Another of those John Sutherland-esque puzzles: in The Five Doctors the second Doctor realises Jamie and Zoe are phantoms because he knows that at his trial their minds were wiped of their adventures with him; while in The Two Doctors he’s able to steer the TARDIS and intervene at the request of the Time Lords. However, in the 1960s the second Doctor was famously unable to direct the TARDIS, was a desperate renegade from the Time Lords, and, when finally tracked down, was forced to regenerate by them soon after saying goodbye to Jamie and Zoe. Therefore, how can the 1980s stories be reconciled with the second Doctor’s 1960s’ adventures?
Since 1995 and The Discontinuity Guide, the preferred answer has been “Season 6(b)” – that after his trial the second Doctor was spirited away by the Celestial Intervention Agency and employed by them as a kind of time agent until they eventually decided to carry out the court’s sentence, change the Doctor’s appearance and exile him to Earth. Terrance Dicks was so taken with the idea that he wrote a BBC Book, World Game, to expand on it. It is an elegant theory, which has been expanded to explain the second Doctor’s aged appearance in the 1980s’ episodes and how Jamie knows about the Time Lords in The Two Doctors despite having heard about them for the first time in the final second Doctor story The War Games.
However, while the second Doctor’s continuity errors are the most egregious (and baffling, given Terrance Dicks wrote both The War Games and the contradictory Five Doctors), it’s hardly as if the other past Doctors have perfectly adhered to continuity in their own return appearances. For example, in both anniversary stories, the first Doctor seems to spend all his time pottering round country gardens like a National Trust membership card holder just like he never did in the 1960s. And, as Tat Wood and Lawrence Miles observe, nothing can explain the state of the third Doctor’s hair in The Five Doctors.
Wood goes to great lengths to challenge the 6(b) consensus in About Time: Volume 6, arguing that it creates more problems than it solves, and proposing instead that the second Doctor has been summoned by Time Lords from his own future (and the sixth Doctor’s present) to intervene on Space Station Camera; that there are lengthy gaps between the second Doctor’s broadcast 1960s’ stories when this could happen, and that the second Doctor’s foreknowledge in The Five Doctors comes from him remembering his briefing from the future Time Lords in The Two Doctors. Phew.
Wood’s hoop-jumping is less compelling, and less elegant, than The Discontinuity Guide’s, however he does make the valid observation that it undermines the emotional climax of The War Games to argue that the second Doctor just saunters off afterwards for decades more adventures. And it’s difficult to disagree that the Time Lords as presented in The Two Doctors are clearly the corrupted, post-1976, Robert Holmes versions and not the pre-1976 Olympians. Why, you wonder, would they not – as usual – get the third or fourth Doctors to do this job?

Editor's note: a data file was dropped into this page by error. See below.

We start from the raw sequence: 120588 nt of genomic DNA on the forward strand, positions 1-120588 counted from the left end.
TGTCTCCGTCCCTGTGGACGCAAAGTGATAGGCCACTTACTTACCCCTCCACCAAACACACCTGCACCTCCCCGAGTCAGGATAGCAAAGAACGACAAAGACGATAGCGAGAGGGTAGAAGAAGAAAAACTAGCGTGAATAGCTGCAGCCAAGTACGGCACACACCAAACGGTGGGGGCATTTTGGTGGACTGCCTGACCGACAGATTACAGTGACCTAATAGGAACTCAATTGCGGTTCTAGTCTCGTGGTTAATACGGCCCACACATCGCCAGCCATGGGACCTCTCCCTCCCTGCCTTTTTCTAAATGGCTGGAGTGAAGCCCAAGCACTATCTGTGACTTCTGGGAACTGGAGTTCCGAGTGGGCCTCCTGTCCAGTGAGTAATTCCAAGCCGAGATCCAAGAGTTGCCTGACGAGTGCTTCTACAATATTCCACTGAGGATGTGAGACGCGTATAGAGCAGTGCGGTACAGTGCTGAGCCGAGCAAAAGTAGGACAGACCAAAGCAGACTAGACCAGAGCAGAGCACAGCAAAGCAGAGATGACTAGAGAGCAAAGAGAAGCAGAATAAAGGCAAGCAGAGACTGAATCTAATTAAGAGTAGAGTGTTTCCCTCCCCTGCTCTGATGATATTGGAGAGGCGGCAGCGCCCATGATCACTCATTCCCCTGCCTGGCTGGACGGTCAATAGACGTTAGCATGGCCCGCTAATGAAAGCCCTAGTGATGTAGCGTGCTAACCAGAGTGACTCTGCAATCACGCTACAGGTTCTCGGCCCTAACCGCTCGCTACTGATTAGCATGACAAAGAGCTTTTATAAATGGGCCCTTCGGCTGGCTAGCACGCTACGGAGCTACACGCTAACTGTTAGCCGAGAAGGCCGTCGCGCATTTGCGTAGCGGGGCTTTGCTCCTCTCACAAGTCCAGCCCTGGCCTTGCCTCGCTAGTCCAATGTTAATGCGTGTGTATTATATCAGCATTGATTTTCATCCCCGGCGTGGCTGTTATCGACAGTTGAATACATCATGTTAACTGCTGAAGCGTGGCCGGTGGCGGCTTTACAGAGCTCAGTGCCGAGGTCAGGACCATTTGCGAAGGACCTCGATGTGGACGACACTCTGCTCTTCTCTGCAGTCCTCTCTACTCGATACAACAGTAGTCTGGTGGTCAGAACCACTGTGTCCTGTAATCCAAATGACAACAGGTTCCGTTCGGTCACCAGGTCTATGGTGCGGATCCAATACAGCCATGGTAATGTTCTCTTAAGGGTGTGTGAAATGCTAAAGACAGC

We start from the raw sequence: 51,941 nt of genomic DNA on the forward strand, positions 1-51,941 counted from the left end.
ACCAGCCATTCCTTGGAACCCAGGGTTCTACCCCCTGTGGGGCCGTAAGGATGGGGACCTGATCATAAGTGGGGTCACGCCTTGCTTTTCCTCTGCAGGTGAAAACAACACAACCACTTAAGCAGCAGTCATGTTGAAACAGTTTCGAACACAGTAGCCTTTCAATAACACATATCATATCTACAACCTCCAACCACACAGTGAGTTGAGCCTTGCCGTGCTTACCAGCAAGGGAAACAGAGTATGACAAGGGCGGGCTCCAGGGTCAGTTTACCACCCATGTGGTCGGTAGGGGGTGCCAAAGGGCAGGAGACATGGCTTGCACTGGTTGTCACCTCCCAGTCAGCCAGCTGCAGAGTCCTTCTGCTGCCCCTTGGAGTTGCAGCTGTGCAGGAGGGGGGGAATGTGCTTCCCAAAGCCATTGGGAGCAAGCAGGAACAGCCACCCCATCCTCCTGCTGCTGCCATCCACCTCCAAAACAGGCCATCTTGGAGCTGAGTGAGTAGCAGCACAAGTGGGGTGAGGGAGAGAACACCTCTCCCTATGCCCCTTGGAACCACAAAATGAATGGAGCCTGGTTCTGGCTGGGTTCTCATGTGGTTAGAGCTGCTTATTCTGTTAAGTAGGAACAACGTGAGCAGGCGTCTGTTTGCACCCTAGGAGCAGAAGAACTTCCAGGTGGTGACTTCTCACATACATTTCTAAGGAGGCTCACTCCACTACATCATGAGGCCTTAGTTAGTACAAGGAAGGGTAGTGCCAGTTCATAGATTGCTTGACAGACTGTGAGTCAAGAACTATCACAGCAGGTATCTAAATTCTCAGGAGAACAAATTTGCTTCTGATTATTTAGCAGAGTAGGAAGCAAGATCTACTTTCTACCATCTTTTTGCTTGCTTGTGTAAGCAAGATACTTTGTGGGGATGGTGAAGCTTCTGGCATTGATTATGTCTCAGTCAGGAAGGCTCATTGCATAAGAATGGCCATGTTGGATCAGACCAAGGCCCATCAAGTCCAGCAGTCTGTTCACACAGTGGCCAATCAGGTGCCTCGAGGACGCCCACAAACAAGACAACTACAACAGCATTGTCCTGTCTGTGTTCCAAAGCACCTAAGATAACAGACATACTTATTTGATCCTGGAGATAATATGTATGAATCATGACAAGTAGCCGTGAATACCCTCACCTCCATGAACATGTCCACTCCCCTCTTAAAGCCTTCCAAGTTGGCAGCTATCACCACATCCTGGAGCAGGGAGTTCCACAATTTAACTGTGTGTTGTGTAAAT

Of course, whatever explanation you prefer is clutching at straws to explain away the fact that multi-Doctor stories are inherently problematic but intriguing examples of the developing mythology of the show. The template and most successful remains The Three Doctors – written when the idea of physically regenerating the body hadn’t yet been established, with the change presented instead as a metaphysical process. In The Three Doctors, it isn’t the second and first Doctors physically being brought back as such, but other aspects of the third Doctor’s existence in a kind of psychic shared persona – Troughton’s id, Hartnell’s ego and Pertwee’s super-ego – which have to come together in the face of the threat posed by Omega’s vast willpower. The original storyline, which had the earlier Doctors sacrifice themselves to save the third, made this explicit, and there’s still a hint of it in the way the two Doctors explain themselves to Jo. In The Five Doctors there is more of a sense of five different personalities thrown together for an adventure – but this isn’t just a timey-wimey team-up: there is still a semi-mystical aspect, with the suggestion that the old Doctors are being somehow wrenched out of the fifth Doctor’s very being.